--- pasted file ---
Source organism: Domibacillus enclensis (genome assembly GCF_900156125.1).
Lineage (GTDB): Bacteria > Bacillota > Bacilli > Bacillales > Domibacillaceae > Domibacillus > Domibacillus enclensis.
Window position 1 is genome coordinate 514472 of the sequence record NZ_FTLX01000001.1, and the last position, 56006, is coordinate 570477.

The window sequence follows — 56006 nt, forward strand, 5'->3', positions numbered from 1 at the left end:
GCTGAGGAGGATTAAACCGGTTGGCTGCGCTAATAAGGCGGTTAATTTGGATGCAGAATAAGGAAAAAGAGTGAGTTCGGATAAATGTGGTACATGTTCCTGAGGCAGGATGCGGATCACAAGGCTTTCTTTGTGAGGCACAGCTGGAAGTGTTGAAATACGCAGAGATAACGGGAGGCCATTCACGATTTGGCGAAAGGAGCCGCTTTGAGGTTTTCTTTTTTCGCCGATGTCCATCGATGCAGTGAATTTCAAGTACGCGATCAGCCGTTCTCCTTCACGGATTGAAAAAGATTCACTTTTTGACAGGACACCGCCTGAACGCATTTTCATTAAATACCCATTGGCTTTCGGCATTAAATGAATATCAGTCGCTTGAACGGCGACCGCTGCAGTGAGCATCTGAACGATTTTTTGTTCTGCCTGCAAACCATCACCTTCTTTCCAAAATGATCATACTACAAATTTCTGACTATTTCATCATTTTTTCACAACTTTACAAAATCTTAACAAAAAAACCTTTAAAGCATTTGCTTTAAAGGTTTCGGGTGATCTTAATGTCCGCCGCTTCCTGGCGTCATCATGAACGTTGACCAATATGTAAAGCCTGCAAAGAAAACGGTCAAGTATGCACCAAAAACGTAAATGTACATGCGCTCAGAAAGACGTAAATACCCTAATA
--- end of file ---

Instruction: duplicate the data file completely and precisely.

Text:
Source organism: Domibacillus enclensis (genome assembly GCF_900156125.1).
Lineage (GTDB): Bacteria > Bacillota > Bacilli > Bacillales > Domibacillaceae > Domibacillus > Domibacillus enclensis.
Window position 1 is genome coordinate 514472 of the sequence record NZ_FTLX01000001.1, and the last position, 56006, is coordinate 570477.

The window sequence follows — 56006 nt, forward strand, 5'->3', positions numbered from 1 at the left end:
GCTGAGGAGGATTAAACCGGTTGGCTGCGCTAATAAGGCGGTTAATTTGGATGCAGAATAAGGAAAAAGAGTGAGTTCGGATAAATGTGGTACATGTTCCTGAGGCAGGATGCGGATCACAAGGCTTTCTTTGTGAGGCACAGCTGGAAGTGTTGAAATACGCAGAGATAACGGGAGGCCATTCACGATTTGGCGAAAGGAGCCGCTTTGAGGTTTTCTTTTTTCGCCGATGTCCATCGATGCAGTGAATTTCAAGTACGCGATCAGCCGTTCTCCTTCACGGATTGAAAAAGATTCACTTTTTGACAGGACACCGCCTGAACGCATTTTCATTAAATACCCATTGGCTTTCGGCATTAAATGAATATCAGTCGCTTGAACGGCGACCGCTGCAGTGAGCATCTGAACGATTTTTTGTTCTGCCTGCAAACCATCACCTTCTTTCCAAAATGATCATACTACAAATTTCTGACTATTTCATCATTTTTTCACAACTTTACAAAATCTTAACAAAAAAACCTTTAAAGCATTTGCTTTAAAGGTTTCGGGTGATCTTAATGTCCGCCGCTTCCTGGCGTCATCATGAACGTTGACCAATATGTAAAGCCTGCAAAGAAAACGGTCAAGTATGCACCAAAAACGTAAATGTACATGCGCTCAGAAAGACGTAAATACCCTAATA